In the third part of Carpe Jugulum, Magrat prepares for the naming ceremony while Granny has a crisis. Intrigued? Then it’s time for Mark to read Discworld.
WHAT IS HAPPENING IN THIS BOOK, I’M SCARED.
King and Queen
I sat here and thought, “I won’t be petty about this!” But I’m gonna be petty. The amount of character development that we get from Verence and Magrat in this scene alone is justification enough that there’s no excuse why the wizards remain so unchanging in the Discworld series. I don’t need everything to be the same, of course, and the variance we get across this series is one of the things that makes it so fun. But LOOK HOW GREAT PRATCHETT IS AT THIS. This whole section is satisfying because we get to see how Magrat and Verence have changed since the last time we saw them. They’re not unrecognizable, but they’re also… well, it’s very fascinating.
Magrat, for example, still straddles worlds. It’s easy to see the “old” Magrat here, the one who is nervous about how she’s perceived. Yet there’s a tinge of something new, too. I wouldn’t say that being Queen has gone to her head; I think that’s a step too far. However, I also can’t deny that she’s adapted to the position. She may complain about the crib and the pomp and the circumstance, but her conversation with Agnes reveals that on some level, she enjoys all of this. Which isn’t all that surprising, I admit; she wanted to be Queen.
But there’s still a duality here, isn’t there? It’s a recurring motif so far, with the whole Perdita/Agnes split, as well as Reverend Oats’s beliefs, and now we’ve got another one. In King Verence’s case, though… I’m not so sure. His kinging (I LOVE THAT AS A VERB) is much more pronounced than it was the last time around. He’s taken to it well, even if Lancre isn’t necessarily the best place for him to do kingly things. Well, he’s trying, and it’s adorable!
Anyway, this is a great set-up, and the tension of the naming ceremony (OH MY GOD, THAT POOR CHILD’S NAME) with the inevitable appearance of the Magpyr clan makes for great fiction. BUT THERE’S SO MUCH MORE HERE THAN THIS.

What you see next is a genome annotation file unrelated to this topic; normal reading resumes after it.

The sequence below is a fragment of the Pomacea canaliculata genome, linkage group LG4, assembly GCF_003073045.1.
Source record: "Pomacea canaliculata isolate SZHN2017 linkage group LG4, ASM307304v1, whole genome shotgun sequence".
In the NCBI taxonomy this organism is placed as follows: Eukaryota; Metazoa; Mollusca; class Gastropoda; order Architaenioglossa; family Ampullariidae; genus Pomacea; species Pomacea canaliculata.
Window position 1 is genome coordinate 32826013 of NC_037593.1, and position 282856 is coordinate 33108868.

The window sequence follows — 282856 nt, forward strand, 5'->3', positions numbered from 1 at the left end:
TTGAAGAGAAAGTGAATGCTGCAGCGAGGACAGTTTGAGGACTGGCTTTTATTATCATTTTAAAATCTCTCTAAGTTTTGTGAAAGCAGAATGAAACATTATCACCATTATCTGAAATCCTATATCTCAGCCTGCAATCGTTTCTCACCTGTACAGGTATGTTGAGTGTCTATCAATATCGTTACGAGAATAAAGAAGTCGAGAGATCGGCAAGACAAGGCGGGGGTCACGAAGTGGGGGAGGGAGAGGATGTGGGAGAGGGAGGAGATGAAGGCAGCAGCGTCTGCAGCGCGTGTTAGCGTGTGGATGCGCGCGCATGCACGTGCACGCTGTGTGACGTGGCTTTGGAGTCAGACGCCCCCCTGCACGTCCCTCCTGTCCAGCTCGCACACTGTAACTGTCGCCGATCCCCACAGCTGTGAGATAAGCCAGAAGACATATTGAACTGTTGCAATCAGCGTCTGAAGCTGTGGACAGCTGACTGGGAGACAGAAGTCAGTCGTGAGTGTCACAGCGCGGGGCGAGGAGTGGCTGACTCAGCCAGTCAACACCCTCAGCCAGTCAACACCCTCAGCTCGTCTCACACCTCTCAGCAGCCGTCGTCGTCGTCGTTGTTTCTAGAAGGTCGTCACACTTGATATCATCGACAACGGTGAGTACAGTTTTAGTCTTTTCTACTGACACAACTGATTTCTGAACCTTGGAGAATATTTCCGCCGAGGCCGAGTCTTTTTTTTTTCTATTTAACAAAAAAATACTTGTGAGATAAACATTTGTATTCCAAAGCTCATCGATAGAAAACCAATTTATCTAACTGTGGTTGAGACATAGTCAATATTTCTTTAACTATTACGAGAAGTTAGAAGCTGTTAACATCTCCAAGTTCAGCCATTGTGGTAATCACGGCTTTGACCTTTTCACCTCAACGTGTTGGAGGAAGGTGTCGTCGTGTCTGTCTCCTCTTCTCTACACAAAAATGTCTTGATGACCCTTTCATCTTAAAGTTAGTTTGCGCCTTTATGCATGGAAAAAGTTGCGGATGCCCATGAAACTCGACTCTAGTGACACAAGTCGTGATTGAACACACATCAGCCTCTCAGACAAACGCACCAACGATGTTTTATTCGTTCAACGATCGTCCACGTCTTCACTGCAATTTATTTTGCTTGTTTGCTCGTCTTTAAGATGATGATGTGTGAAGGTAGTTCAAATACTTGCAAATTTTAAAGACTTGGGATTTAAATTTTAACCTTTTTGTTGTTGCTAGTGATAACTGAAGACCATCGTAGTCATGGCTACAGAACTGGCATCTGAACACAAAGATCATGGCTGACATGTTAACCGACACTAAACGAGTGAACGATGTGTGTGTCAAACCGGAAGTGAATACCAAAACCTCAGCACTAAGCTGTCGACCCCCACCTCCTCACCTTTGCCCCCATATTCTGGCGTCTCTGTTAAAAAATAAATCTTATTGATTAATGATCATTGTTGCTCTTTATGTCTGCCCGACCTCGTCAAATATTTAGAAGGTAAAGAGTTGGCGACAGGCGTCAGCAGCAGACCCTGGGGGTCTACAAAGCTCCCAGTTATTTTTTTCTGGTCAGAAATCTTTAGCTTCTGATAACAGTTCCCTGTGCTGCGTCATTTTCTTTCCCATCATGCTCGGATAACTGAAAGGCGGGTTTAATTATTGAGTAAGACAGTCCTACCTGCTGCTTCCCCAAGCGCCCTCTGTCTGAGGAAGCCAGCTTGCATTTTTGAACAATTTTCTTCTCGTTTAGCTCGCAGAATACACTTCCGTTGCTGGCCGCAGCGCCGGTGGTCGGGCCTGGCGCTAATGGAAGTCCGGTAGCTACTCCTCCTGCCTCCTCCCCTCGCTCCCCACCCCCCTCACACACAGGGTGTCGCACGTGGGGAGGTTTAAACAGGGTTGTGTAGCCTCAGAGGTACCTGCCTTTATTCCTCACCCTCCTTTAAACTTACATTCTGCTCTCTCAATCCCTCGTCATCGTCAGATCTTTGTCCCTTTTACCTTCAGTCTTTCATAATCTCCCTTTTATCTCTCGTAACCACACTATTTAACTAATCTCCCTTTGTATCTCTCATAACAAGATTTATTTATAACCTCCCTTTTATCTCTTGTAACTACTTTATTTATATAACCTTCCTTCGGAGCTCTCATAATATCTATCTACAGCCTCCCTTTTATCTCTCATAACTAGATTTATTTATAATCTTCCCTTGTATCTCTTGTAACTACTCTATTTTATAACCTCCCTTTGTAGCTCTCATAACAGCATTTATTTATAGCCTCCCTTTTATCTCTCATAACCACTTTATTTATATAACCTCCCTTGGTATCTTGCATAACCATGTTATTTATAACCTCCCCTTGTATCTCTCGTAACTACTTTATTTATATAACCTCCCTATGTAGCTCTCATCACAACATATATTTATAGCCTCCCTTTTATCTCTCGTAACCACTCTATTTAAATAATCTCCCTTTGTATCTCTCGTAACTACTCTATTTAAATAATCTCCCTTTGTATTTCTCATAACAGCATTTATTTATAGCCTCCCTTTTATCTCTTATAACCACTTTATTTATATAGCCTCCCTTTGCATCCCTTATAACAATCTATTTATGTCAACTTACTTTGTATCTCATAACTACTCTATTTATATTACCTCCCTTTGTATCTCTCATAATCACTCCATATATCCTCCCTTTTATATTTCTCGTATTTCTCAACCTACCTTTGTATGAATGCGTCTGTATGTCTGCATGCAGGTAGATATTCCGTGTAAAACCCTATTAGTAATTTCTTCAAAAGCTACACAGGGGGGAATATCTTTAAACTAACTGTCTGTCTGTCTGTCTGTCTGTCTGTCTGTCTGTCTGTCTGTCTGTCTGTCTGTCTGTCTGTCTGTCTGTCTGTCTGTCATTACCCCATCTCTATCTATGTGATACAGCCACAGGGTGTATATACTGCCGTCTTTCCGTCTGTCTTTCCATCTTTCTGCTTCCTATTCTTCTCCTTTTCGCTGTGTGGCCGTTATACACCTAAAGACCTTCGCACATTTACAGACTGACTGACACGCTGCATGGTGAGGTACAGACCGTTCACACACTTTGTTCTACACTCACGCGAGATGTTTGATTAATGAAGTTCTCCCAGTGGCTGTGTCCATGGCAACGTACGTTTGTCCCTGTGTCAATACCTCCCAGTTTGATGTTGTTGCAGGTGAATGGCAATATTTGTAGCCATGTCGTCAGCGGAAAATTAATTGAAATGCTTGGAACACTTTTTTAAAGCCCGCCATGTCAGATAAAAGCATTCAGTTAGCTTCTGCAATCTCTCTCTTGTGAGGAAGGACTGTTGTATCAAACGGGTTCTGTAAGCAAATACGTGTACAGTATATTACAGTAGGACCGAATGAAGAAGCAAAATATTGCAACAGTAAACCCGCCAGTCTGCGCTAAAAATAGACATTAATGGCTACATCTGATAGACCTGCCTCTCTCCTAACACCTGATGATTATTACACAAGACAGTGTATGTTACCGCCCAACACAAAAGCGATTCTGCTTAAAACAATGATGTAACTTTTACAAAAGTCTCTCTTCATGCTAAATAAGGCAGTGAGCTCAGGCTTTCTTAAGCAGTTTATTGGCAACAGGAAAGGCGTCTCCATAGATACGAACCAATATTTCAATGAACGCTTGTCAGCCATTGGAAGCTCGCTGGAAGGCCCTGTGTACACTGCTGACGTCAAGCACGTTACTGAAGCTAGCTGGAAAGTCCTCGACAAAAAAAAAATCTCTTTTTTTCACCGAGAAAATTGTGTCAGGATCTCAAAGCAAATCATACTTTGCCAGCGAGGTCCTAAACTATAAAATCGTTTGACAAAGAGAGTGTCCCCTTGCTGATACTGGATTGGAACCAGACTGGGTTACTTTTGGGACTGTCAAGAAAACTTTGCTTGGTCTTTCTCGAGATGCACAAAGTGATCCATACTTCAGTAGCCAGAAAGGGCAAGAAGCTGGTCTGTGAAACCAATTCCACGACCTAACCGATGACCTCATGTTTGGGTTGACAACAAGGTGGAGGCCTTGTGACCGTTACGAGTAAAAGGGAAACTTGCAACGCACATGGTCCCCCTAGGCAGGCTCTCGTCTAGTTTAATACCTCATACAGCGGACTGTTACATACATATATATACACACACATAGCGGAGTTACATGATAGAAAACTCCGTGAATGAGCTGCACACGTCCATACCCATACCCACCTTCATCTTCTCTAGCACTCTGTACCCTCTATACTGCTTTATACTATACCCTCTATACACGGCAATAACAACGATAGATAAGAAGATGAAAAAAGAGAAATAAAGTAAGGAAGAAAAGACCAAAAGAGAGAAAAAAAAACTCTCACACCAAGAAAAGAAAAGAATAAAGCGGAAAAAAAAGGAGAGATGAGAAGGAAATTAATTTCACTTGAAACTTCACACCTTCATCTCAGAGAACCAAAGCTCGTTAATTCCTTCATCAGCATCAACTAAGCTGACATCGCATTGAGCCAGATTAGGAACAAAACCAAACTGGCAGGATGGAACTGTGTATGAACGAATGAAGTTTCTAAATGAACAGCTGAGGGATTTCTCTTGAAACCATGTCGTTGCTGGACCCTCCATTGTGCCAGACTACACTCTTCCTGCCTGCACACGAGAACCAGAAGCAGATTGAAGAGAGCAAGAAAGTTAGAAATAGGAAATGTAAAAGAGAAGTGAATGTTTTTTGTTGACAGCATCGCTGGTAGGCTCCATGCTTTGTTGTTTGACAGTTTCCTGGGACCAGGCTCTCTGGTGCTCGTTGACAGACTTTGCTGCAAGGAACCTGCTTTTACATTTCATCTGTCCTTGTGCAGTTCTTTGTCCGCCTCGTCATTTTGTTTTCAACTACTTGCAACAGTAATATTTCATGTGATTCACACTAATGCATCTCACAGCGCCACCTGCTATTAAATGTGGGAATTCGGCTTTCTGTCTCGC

So, I’d be curious to know what time period Small Gods takes place in. Was it so recent that Brutha’s destruction of the Quisition hasn’t reached the rest of the Disc? Or does it happen after this? Regardless, Pratchett does an interesting thing here by having Nanny Ogg react as she does to Reverend Oats. It’s a complicated set up because, on the one hand, she has a right to fear that Oats is going to hate her. Actually, not just hate her, but say something about how she shouldn’t exist! So it’s not just that she disagrees with him about his religious beliefs. That’s not the right context here. Omnians used to (or might still?) believe that witches should be burned alive, so I don’t begrudge her for behaving as she does. Lord knows I don’t feel any sympathy or affinity for religions that tell their believers that I am affront to God for being gay, you know?
There’s also an interesting line that made me think of something else, though:
“Well, look… the worst she could put her little hand up to at her age is a few grubby nappies and keepin’ you awake at night. That’s hardly sinful, to my mind.”
I generally avoid talk of scripture or theology on this blog, not because I find it boring or anything, but because I’m always conscious of being one of those atheists. YOU KNOW THEM, YOU ALL DO. At the end of the day, I don’t feel a hatred or distaste for religious belief in and of itself, and thus, I don’t feel the need to comment on religions from the point of view of an atheist. What could I possibly say that hasn’t been said before?